Hooded Sunburst Lichen (Oxneria fallax) is a widespread and very common lichen. It occurs throughout Europe and across North America, and is very common in Minnesota. It grows on bark on the trunks of hardwood trees in humid to moderately dry conditions. It forms rosettes up to 1½″ in diameter that often fuse together into large colonies.
Hooded Sunburst Lichen is leaf-like and divided into small lobes. It is deep orange where exposed to the sun, orangish-red to reddish-orange in partially shaded areas, and pale greenish-yellow in deep shade. Tiny, crescent-shaped slits, are formed on the margins at the tips of the lobes. Within the slits powdery, greenish-yellow clusters of cells are produced. The cell clusters are dispersed by wind and rain, and can form new rosettes when they land on a suitable surface.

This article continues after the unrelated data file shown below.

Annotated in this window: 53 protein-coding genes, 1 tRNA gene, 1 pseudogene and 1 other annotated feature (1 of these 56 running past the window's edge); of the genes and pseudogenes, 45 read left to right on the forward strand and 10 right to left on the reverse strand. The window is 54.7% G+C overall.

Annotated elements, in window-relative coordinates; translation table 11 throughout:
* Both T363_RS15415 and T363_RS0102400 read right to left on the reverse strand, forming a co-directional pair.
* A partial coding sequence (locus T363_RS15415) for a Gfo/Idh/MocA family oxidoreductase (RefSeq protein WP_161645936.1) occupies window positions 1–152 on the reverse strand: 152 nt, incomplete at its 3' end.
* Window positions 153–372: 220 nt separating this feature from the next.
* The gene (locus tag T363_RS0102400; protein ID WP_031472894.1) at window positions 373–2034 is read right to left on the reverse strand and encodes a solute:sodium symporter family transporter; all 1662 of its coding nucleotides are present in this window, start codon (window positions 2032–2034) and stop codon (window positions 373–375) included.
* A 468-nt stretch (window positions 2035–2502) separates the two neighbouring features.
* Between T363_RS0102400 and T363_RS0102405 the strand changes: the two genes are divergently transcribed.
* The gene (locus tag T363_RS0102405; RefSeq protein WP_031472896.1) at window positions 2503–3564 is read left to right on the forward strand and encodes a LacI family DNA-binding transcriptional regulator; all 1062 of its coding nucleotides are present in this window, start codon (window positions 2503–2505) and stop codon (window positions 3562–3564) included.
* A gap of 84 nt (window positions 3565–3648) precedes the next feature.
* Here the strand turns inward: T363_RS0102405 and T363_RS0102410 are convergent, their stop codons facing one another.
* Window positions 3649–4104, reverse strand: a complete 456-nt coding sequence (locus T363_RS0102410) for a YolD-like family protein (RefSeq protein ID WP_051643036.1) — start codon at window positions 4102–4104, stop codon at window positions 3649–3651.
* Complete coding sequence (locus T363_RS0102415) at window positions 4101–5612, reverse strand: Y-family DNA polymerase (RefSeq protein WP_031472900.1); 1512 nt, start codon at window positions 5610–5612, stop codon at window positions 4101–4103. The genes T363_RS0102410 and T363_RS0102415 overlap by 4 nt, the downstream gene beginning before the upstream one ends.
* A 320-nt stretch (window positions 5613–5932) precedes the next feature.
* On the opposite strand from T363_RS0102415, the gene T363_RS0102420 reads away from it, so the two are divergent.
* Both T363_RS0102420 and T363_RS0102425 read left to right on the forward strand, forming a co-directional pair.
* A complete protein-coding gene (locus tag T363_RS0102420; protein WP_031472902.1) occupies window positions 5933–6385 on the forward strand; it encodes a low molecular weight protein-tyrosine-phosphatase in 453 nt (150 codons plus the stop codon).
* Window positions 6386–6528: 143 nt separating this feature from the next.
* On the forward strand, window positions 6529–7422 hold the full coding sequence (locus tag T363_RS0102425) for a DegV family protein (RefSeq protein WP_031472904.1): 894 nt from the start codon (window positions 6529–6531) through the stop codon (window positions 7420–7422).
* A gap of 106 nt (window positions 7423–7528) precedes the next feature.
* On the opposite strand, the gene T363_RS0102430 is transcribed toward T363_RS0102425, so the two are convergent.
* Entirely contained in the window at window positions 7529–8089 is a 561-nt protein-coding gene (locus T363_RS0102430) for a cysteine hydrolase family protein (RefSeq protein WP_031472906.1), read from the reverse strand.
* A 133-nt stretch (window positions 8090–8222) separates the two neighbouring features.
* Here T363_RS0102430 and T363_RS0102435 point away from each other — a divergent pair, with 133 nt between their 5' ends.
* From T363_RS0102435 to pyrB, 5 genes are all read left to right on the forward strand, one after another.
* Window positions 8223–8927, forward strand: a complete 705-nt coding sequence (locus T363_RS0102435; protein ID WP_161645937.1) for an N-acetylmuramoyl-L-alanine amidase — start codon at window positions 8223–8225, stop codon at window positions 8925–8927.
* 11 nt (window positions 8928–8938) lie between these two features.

Disk-like, spore-producing structures are rarely produced. When present, the disks are stalked, orange, up to ⅛″ in diameter, and shaped like a plate. Each disk has a ring of tissue around it that resembles the tissue of the lobes.